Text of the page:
The Coalition of Immokalee Workers (CIW), along with the Alliance for Fair Food, has created the Fair Food Program which they say is “a groundbreaking partnership among workers, growers, and major retail brands like McDonald’s, Whole Foods, and Burger King that is ending decades of farmworker poverty and powerlessness.” The hamburger chain Wendy’s refuses to join in, but a coalition is upping the pressure on the company with a new campaign.
For far too long farmworkers in the U.S. have faced abuse, both physical and verbal, along with racial discrimination and even wage theft. As many as 80 percent of women working in the farm industry have reported sexual harassment on the job according to a 2010 report by the Southern Poverty Law Center.
The Fair Food Program is aimed at addressing these types of problems. “With this program, the women who pick tomatoes to support their families no longer have to leave their dignity in the tomato fields,” said farmworker leader Nely Rodriguez. “Women now have a voice and a way to stop the harassment and abuse that has happened for too long.”
The demands, which have so far fallen on deaf ears at Wendy’s over the last three years, finally resulted in a nationwide boycott launched in March 2016. The campaign has been picking up steam, gaining support from a wide range of religious and political organizations. The CIW and their supporters are simply asking that Wendy’s join their counterparts and sign on to the Fair Food Program to ensure the human rights of the farmworkers they rely on are protected.
Now, with a Change.org petition reaching nearly 50,000 signatures, the CIW has garnered two more major supporters. One is the National Council of Churches (NCC), a group that also supported the CIW during its 2003 boycott of Taco Bell. The NCC has a long history of standing up and supporting the fair food movement, and their decision to do so once again comes as little surprise.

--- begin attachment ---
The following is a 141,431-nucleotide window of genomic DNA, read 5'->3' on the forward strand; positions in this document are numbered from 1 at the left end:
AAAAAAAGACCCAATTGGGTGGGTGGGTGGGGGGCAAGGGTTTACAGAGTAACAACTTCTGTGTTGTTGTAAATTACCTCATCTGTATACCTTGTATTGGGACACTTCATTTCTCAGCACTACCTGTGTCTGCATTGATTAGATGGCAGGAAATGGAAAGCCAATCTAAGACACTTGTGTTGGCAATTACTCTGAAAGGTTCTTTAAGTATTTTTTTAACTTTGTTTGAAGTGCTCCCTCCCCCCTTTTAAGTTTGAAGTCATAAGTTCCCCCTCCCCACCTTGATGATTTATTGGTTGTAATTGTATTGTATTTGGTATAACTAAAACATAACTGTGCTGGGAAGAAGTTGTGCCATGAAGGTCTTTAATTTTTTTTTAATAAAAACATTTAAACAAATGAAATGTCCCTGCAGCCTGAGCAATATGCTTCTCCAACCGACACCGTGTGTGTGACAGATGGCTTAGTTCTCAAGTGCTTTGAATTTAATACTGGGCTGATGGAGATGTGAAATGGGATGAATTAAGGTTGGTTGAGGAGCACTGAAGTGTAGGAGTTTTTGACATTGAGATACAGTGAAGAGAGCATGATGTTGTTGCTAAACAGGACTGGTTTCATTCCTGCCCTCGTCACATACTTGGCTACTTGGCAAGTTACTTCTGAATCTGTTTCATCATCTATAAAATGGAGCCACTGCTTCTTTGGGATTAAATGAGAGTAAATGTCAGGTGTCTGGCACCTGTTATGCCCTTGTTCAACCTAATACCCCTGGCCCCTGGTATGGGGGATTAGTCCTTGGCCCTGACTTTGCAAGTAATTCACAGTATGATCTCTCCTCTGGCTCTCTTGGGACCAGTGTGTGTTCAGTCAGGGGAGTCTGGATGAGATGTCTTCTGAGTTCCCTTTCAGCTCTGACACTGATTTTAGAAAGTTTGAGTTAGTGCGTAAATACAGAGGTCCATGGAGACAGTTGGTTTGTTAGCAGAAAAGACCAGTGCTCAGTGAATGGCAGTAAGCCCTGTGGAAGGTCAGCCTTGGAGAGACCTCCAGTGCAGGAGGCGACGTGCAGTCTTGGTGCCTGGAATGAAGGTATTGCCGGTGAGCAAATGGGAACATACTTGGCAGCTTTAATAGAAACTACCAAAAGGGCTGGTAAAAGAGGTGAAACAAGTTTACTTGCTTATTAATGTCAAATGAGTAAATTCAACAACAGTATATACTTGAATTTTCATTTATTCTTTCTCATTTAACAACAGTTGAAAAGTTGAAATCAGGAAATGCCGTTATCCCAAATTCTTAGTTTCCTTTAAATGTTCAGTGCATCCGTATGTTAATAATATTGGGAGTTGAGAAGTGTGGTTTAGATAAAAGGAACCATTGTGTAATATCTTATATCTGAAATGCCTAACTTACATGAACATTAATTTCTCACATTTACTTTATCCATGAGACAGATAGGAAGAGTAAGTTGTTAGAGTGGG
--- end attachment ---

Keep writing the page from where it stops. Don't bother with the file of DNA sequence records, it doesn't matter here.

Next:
The Robert F. Kennedy Center for Justice and Human Rights has also formally endorsed the boycott. Like the NCC, the RFK Center has previously supported the work of CIW.
The costs associated with the agreement are estimated to be as little as one penny per pound of food, so low that the company could sign it and not even have to pass on the cost to consumers. Yet, even if they wanted to, studies have shown that consumers are willing to pay more for products if workers’ human rights needs are met. This is apparent now by the consumer outcry for Wendy’s to sign on to the program.
In fact, Wendy’s is actively running away from the Fair Food Program, a program the New York Times called the “best workplace-monitoring program” in the U.S. Wendy’s abandoned the Florida tomato industry after it signed a Fair Food Agreement, and then pulled a corporate stunt the likes of Wal-Mart after the 2013 Bangladesh factory collapse and announced their own “code of conduct.”
The Alliance for Fair Food called Wendy’s own code of conduct “completely void of effective enforcement mechanisms to protect farmworkers’ human rights.”
The code of conduct is simply a public relations ploy. It’s a collection of pretty words that sound empowering to the worker, while not meeting a single demand or working to improve the safety or living conditions of the farmers. Instead, it appeases the ruling class and makes the consumer believe the company is fighting for the rights of workers while continuing to profit off the workers while not addressing their basic needs.